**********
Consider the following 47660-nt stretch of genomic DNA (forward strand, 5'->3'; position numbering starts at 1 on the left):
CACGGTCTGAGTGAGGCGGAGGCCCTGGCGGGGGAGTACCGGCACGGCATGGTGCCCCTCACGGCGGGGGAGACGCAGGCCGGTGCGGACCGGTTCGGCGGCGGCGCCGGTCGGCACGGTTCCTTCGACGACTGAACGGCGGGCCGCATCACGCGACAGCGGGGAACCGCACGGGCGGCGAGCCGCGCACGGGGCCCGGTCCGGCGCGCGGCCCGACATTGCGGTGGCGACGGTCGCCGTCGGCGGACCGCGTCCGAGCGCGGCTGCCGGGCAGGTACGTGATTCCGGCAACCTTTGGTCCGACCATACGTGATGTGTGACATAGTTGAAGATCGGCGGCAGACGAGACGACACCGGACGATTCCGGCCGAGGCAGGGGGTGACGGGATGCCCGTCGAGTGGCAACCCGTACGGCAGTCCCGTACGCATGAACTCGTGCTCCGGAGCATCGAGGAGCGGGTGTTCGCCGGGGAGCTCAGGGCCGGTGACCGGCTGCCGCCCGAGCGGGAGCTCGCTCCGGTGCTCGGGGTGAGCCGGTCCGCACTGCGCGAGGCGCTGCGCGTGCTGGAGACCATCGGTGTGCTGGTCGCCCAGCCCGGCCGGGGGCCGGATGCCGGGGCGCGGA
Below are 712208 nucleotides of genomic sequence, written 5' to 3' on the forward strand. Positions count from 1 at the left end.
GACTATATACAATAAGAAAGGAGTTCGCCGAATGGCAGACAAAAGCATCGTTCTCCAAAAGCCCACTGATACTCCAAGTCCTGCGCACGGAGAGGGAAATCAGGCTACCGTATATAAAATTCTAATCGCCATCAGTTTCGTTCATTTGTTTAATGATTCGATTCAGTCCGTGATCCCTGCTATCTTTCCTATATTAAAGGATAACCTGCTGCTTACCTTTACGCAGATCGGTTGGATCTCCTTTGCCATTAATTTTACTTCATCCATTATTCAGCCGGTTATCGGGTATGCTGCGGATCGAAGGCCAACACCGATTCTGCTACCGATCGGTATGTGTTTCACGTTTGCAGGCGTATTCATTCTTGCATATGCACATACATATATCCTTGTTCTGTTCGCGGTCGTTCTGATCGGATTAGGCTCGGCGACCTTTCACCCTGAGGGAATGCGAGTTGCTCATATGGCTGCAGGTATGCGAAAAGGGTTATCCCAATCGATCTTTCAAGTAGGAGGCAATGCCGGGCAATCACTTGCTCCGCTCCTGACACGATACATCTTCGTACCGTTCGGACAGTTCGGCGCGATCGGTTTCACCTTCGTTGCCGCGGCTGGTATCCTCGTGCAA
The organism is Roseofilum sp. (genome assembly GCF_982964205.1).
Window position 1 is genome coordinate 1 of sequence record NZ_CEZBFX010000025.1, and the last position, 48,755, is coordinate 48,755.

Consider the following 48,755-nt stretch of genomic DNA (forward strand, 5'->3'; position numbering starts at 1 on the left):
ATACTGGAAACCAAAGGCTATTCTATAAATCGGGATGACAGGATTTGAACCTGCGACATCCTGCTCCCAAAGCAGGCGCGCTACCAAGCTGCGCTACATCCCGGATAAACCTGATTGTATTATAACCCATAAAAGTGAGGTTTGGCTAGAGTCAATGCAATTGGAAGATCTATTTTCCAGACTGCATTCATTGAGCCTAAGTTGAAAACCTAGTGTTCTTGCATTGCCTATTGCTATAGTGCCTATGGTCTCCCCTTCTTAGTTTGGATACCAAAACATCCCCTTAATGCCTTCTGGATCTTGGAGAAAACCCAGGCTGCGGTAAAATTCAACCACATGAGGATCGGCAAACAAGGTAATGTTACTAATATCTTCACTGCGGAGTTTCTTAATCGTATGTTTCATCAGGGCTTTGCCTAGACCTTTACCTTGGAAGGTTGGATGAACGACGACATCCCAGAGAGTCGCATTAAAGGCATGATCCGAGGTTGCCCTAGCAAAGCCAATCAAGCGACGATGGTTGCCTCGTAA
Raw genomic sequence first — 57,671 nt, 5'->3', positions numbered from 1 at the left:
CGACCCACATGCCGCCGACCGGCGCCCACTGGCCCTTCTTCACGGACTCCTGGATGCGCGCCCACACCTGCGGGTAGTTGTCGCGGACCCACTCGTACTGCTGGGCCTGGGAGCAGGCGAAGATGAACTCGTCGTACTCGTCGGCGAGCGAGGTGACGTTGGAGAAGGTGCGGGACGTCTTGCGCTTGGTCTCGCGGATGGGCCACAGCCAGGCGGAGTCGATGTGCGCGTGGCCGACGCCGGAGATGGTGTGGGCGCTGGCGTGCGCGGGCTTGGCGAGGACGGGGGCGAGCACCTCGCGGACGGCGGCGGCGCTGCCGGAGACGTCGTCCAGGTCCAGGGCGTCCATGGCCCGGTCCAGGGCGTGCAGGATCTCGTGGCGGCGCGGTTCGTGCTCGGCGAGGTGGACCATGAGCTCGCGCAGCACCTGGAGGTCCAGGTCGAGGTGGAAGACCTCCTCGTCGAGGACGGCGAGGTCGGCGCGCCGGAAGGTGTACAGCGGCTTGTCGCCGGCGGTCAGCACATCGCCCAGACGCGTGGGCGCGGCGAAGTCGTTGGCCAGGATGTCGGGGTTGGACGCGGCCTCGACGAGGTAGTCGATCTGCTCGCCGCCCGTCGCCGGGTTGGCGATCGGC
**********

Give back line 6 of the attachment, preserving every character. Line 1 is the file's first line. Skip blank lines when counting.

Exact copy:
Window position 1 is genome coordinate 1 of sequence record NZ_CEZBFX010000025.1, and the last position, 48,755, is coordinate 48,755.